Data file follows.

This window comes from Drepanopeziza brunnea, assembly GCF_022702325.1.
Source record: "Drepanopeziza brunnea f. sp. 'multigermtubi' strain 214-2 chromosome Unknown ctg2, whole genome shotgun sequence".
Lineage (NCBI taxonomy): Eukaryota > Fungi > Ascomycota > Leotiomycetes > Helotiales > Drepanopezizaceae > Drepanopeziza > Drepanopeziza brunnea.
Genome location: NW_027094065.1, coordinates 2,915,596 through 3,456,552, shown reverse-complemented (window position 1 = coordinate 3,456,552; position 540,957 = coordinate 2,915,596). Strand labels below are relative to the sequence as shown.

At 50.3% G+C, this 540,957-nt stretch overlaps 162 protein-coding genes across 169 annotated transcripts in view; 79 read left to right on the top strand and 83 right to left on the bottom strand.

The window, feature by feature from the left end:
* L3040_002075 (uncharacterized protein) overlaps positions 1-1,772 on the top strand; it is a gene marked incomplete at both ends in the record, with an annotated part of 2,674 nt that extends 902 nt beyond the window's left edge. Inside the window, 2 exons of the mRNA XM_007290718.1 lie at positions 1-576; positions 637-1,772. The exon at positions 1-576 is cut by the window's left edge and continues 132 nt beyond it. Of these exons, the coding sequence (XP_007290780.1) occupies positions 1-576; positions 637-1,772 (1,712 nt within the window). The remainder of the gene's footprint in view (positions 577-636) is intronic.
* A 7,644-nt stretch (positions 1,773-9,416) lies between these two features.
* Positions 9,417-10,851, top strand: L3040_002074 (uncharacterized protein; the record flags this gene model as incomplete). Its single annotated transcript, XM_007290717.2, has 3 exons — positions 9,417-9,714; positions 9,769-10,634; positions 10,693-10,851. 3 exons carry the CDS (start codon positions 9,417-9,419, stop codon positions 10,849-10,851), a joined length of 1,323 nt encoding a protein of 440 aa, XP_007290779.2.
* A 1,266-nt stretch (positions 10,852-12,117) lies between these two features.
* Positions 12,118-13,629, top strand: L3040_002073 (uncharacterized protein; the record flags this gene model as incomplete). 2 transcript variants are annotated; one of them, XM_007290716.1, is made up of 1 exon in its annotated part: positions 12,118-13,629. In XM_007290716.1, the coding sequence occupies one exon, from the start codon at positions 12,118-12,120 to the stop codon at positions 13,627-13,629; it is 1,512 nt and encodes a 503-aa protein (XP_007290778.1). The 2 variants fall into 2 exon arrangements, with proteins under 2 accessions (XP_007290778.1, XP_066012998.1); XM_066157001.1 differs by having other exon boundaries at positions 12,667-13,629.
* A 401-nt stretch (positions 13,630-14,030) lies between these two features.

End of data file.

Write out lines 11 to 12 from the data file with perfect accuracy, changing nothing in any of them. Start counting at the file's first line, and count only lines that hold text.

* Positions 12,118-13,629, top strand: L3040_002073 (uncharacterized protein; the record flags this gene model as incomplete). 2 transcript variants are annotated; one of them, XM_007290716.1, is made up of 1 exon in its annotated part: positions 12,118-13,629. In XM_007290716.1, the coding sequence occupies one exon, from the start codon at positions 12,118-12,120 to the stop codon at positions 13,627-13,629; it is 1,512 nt and encodes a 503-aa protein (XP_007290778.1). The 2 variants fall into 2 exon arrangements, with proteins under 2 accessions (XP_007290778.1, XP_066012998.1); XM_066157001.1 differs by having other exon boundaries at positions 12,667-13,629.
* A 401-nt stretch (positions 13,630-14,030) lies between these two features.